of Palestinians who had been oppressed by the  Israeli government rising up and carrying out   acts of violence across the region. Around  1,000 Israelis and 3,200 Palestinians were   killed in the conflict. This prompted large  walls to be built throughout the area to   control the movements of Palestinians as the  Israelis no longer believed any sort of peace   could be reached. As the fighting raged on, some  countries recognized Palestine as its own State   while others did not. It seems as if no one can  decide on the political geography of the region. The geographical makeup of Israel and Palestine  is made even more convoluted by the fact that   the Gaza Strip is considered by many to be a part  of Palestine even though it is in a sort of limbo   controlled by the extremist group HAMAS. They  claim Gaza is unaffiliated with either Israel  

or Palestine. Nonetheless, Israel has tightened  its grip on the region around the Gaza Strip,   strangling the area to make sure resources  cannot reach the terrorist organization. However,   this is also causing horrible consequences  for the population of innocent people,   both Jewish and Muslim, living in Gaza. Even after decades of conflict and peace  talks, nothing has really changed in Israel,   and that is because you can’t change  geography. The location of Holy Sites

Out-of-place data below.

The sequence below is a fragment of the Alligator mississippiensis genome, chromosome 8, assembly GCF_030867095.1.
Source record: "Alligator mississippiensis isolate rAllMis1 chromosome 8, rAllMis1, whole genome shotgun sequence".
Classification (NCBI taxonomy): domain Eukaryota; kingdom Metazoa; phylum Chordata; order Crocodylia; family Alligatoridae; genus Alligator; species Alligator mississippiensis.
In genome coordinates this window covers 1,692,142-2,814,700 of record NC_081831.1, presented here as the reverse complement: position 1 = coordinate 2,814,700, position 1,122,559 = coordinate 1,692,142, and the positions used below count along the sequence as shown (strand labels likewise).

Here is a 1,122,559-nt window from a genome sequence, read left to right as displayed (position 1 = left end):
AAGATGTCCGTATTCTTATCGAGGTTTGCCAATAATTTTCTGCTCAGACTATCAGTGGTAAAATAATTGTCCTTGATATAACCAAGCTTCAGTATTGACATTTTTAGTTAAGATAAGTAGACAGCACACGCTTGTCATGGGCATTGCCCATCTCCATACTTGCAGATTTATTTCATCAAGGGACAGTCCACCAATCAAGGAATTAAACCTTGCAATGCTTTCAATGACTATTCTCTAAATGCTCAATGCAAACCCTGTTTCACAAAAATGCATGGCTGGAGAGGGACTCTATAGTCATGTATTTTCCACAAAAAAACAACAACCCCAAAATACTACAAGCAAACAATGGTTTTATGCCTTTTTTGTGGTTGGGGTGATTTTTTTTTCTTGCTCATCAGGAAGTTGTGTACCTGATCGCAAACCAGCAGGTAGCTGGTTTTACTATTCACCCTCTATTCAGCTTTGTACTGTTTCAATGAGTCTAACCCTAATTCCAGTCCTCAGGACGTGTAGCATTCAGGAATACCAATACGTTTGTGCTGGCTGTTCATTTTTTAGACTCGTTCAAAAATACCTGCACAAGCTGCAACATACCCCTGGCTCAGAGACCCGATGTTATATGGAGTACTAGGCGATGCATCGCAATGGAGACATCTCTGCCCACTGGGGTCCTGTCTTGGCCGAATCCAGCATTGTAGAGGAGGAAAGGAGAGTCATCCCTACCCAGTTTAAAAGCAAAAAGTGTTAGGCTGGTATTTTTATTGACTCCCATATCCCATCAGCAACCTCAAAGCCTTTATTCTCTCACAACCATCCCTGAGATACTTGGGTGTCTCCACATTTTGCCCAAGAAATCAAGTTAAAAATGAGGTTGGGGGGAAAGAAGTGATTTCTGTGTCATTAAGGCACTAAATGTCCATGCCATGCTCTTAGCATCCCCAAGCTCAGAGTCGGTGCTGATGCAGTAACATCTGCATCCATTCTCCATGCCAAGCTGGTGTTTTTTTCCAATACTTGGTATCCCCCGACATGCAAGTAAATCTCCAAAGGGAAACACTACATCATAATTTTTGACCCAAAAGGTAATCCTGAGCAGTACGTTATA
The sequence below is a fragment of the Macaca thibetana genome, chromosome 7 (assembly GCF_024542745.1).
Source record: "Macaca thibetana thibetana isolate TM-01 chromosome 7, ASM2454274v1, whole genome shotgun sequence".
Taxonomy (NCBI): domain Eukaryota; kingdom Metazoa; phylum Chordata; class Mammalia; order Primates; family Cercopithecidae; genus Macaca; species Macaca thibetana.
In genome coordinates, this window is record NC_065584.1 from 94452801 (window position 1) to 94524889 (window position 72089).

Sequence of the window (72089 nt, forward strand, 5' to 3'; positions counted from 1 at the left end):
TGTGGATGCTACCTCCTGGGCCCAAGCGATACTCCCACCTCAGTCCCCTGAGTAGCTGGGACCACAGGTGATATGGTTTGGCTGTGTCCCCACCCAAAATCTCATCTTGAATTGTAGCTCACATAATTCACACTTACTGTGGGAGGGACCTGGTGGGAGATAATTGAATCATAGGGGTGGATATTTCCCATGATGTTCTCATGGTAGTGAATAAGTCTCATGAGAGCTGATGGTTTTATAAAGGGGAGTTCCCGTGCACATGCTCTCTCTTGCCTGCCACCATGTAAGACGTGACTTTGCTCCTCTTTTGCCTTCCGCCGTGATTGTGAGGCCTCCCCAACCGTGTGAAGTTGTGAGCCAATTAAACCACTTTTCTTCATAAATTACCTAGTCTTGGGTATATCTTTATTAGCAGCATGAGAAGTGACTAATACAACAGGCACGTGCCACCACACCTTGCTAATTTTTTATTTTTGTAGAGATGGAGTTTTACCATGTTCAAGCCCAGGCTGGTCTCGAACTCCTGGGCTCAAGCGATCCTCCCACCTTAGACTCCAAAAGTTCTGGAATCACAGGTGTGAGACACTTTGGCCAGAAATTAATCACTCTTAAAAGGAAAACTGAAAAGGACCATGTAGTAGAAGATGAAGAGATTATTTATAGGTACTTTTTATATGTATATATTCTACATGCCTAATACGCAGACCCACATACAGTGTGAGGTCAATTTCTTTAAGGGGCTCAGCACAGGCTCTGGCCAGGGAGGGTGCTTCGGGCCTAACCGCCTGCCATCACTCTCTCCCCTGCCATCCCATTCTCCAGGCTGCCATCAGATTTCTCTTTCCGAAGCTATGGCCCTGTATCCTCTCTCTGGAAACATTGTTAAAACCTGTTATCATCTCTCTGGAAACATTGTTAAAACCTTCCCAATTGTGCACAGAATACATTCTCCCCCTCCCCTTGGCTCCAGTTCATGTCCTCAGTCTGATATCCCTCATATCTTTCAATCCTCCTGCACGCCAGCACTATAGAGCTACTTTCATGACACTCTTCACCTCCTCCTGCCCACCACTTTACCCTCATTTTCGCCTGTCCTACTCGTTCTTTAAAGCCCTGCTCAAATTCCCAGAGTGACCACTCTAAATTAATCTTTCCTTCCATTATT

for both Jews and Muslims cannot be changed. The  fact that both populations share an ancestral   homeland in the region cannot be changed. The  resources and lack of resources in the area   cannot be changed. This is because the  geography of Israel cannot be changed,   and that’s why it sucks so much  if we want peace in the future. Ever wondered how we decide what to make videos  about? We’re going to let you in on a little   secret. It’s vidIQ. It lets us see exactly how  many searches per month a certain keyword gets.   More searches, means more potential viewers, But  of course there’s more to it than that. VidIQ also  

shows you the competition for that keyword.  The less competition there is, then the more   likely it is that your video will stand out.  Which means more views for your video! I know,   it sounds too easy, but it really is! You don’t  need to have a genius IQ, you just need to have   vidIQ! But try it for yourself! Get a 30 day trial  for only $1 by going to Now watch “How Does The Iron Dome Actually Work.”  

Or check out “Scientists Reveal  Where the Garden of Eden Is.”

2023-02-17 01:05

Show Video

Other news